Seroprevalence of Chlamydia trachomatis Among Female Adults in the United States: The National Health and Nutrition Examination Surveys
Chlamydia trachomatis is the most common nationally notifiable sexually transmitted infection in the United States; however, the seroprevalence of C. trachomatis infection is unknown.
This cross-sectional study was conducted among 1725 females aged 18 to 39 years who provided serum and urine samples in the 2013 through 2016 National Health and Nutrition Examination Surveys. Presence of anti-C. trachomatis Pgp3 immunoglobulin G (IgG) was determined using both an enzyme-linked immunosorbent assay (ELISA) and multiplex bead array (MBA). Weighted seroprevalence estimates were calculated. Correlates of seroprevalence were examined by multivariable Poisson regression.
In 2013 through 2016, overall seroprevalence of C. trachomatis Pgp3 IgG was 30.0% (95% confidence interval [CI], 25.5-35.0) as measured by ELISA and 29.4% (95% CI, 25.8-33.0) as measured by the MBA assay. Overall agreement between tests was 87.1% (1503/1725). There was a high positive agreement by the MBA assay with current detection of chlamydia in urine (86% [36/42]), a past-year diagnosis of chlamydia (81.8% [27/33]), and a history of treatment for pelvic inflammatory disease (60.7% [37/61]). Seroprevalence of C. trachomatis Pgp3 IgG, as measured by MBA, was significantly higher among non-Hispanic Blacks (68.0%; adjusted prevalence ratio (aPR) = 2.7 [95% CI, 2.3-3.3]), Mexican Americans (30.9%; aPR = 1.5 [95% CI, 1.2-1.9]), and other Hispanics (35.0%; aPR = 1.9 [95% CI, 1.4-2.5]) compared with non-Hispanic Whites (21.4%). A higher lifetime number of sexual partners and a younger age at sexual debut was also associated with higher seroprevalence.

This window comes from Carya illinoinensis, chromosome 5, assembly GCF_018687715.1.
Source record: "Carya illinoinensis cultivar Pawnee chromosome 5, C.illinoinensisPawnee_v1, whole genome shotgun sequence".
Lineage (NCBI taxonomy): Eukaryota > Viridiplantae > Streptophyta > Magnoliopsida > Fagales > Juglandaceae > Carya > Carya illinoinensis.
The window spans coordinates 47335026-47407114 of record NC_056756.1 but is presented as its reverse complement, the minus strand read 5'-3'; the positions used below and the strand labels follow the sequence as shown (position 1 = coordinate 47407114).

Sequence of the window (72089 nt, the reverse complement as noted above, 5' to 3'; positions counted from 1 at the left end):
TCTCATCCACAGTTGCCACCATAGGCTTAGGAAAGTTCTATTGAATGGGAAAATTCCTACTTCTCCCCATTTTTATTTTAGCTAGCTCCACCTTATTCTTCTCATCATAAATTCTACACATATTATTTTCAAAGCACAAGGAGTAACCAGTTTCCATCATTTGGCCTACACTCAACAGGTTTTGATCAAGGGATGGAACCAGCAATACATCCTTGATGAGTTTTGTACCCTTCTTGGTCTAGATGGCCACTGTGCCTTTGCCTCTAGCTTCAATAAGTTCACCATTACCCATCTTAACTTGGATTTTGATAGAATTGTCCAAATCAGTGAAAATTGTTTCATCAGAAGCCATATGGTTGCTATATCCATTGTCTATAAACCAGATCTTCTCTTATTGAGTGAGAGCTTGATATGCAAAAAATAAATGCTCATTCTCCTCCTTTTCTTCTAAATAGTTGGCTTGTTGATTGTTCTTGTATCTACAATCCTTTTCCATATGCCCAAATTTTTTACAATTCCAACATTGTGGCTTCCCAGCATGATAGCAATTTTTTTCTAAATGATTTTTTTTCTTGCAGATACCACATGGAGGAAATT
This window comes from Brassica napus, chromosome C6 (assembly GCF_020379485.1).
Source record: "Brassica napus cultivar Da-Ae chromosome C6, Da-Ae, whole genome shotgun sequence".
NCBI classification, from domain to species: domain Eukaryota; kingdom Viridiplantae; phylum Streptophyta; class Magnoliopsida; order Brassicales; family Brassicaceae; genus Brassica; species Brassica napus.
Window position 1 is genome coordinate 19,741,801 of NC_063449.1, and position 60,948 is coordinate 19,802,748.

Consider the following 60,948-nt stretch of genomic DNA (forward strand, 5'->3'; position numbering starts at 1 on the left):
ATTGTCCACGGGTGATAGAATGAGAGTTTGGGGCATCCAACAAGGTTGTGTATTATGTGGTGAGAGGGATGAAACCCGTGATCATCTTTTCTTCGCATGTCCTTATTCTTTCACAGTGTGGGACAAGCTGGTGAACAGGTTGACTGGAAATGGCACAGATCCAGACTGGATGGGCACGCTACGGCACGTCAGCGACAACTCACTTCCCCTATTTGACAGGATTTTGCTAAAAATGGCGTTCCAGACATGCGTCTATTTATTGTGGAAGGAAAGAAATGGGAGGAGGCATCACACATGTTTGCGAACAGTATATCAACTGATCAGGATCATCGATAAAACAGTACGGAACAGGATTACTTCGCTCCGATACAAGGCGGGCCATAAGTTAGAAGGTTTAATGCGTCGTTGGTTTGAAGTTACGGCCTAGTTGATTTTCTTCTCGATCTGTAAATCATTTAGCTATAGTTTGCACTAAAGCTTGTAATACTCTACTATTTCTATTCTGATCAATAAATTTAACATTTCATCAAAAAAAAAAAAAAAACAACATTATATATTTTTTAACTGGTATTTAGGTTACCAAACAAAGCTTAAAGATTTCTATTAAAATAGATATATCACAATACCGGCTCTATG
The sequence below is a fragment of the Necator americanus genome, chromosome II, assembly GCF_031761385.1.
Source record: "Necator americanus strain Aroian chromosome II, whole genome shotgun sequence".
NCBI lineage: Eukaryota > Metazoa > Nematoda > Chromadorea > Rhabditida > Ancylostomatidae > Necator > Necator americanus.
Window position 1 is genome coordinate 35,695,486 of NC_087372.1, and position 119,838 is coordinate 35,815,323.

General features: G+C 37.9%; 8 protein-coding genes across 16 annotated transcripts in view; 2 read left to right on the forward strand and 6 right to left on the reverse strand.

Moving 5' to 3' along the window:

Both the ELISA and MBA serologic assays revealed a high prevalence of antibodies to C. trachomatis Pgp3 in young adult females in the US household population. There were major racial/ethnic disparities in exposure to C. trachomatis, with increased vulnerability among non-Hispanic Black females.